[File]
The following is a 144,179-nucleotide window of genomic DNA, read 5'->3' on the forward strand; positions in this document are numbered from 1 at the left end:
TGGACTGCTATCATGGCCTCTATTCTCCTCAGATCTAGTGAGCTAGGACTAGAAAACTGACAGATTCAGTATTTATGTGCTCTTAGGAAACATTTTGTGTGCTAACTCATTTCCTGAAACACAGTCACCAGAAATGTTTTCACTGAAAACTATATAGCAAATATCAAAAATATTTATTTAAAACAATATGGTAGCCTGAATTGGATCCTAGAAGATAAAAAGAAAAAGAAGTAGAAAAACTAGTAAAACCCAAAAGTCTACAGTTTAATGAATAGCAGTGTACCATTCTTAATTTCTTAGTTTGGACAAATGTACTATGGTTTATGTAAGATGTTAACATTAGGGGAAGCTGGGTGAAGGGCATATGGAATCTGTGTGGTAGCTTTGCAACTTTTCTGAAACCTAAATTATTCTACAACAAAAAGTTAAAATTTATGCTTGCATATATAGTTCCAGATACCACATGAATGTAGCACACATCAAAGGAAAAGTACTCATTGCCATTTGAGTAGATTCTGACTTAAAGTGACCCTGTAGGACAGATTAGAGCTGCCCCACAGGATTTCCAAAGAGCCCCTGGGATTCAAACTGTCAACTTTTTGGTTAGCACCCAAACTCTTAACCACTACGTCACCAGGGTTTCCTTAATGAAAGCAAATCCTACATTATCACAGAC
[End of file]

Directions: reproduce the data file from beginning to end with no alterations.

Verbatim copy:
The following is a 144,179-nucleotide window of genomic DNA, read 5'->3' on the forward strand; positions in this document are numbered from 1 at the left end:
TGGACTGCTATCATGGCCTCTATTCTCCTCAGATCTAGTGAGCTAGGACTAGAAAACTGACAGATTCAGTATTTATGTGCTCTTAGGAAACATTTTGTGTGCTAACTCATTTCCTGAAACACAGTCACCAGAAATGTTTTCACTGAAAACTATATAGCAAATATCAAAAATATTTATTTAAAACAATATGGTAGCCTGAATTGGATCCTAGAAGATAAAAAGAAAAAGAAGTAGAAAAACTAGTAAAACCCAAAAGTCTACAGTTTAATGAATAGCAGTGTACCATTCTTAATTTCTTAGTTTGGACAAATGTACTATGGTTTATGTAAGATGTTAACATTAGGGGAAGCTGGGTGAAGGGCATATGGAATCTGTGTGGTAGCTTTGCAACTTTTCTGAAACCTAAATTATTCTACAACAAAAAGTTAAAATTTATGCTTGCATATATAGTTCCAGATACCACATGAATGTAGCACACATCAAAGGAAAAGTACTCATTGCCATTTGAGTAGATTCTGACTTAAAGTGACCCTGTAGGACAGATTAGAGCTGCCCCACAGGATTTCCAAAGAGCCCCTGGGATTCAAACTGTCAACTTTTTGGTTAGCACCCAAACTCTTAACCACTACGTCACCAGGGTTTCCTTAATGAAAGCAAATCCTACATTATCACAGAC